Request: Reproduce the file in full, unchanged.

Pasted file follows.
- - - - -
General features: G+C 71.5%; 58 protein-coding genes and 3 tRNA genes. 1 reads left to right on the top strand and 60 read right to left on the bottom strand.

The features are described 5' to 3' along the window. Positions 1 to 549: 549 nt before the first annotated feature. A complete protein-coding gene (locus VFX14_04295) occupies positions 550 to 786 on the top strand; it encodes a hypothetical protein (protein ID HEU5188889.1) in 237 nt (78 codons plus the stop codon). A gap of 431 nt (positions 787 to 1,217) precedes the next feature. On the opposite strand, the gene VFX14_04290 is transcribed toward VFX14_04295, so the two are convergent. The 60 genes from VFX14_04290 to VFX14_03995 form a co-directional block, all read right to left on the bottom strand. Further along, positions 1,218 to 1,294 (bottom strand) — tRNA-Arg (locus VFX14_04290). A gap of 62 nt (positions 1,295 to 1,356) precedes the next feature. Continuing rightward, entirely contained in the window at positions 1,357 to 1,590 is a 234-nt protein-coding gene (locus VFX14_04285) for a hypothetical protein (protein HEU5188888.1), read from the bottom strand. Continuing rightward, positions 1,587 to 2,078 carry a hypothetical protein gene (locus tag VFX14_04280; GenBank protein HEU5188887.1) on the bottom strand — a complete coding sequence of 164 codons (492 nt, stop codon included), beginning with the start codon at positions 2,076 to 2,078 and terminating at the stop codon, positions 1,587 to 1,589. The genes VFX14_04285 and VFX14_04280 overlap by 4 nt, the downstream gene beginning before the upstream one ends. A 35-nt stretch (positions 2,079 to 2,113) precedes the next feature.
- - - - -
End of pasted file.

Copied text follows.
General features: G+C 71.5%; 58 protein-coding genes and 3 tRNA genes. 1 reads left to right on the top strand and 60 read right to left on the bottom strand.

The features are described 5' to 3' along the window. Positions 1 to 549: 549 nt before the first annotated feature. A complete protein-coding gene (locus VFX14_04295) occupies positions 550 to 786 on the top strand; it encodes a hypothetical protein (protein ID HEU5188889.1) in 237 nt (78 codons plus the stop codon). A gap of 431 nt (positions 787 to 1,217) precedes the next feature. On the opposite strand, the gene VFX14_04290 is transcribed toward VFX14_04295, so the two are convergent. The 60 genes from VFX14_04290 to VFX14_03995 form a co-directional block, all read right to left on the bottom strand. Further along, positions 1,218 to 1,294 (bottom strand) — tRNA-Arg (locus VFX14_04290). A gap of 62 nt (positions 1,295 to 1,356) precedes the next feature. Continuing rightward, entirely contained in the window at positions 1,357 to 1,590 is a 234-nt protein-coding gene (locus VFX14_04285) for a hypothetical protein (protein HEU5188888.1), read from the bottom strand. Continuing rightward, positions 1,587 to 2,078 carry a hypothetical protein gene (locus tag VFX14_04280; GenBank protein HEU5188887.1) on the bottom strand — a complete coding sequence of 164 codons (492 nt, stop codon included), beginning with the start codon at positions 2,076 to 2,078 and terminating at the stop codon, positions 1,587 to 1,589. The genes VFX14_04285 and VFX14_04280 overlap by 4 nt, the downstream gene beginning before the upstream one ends. A 35-nt stretch (positions 2,079 to 2,113) precedes the next feature.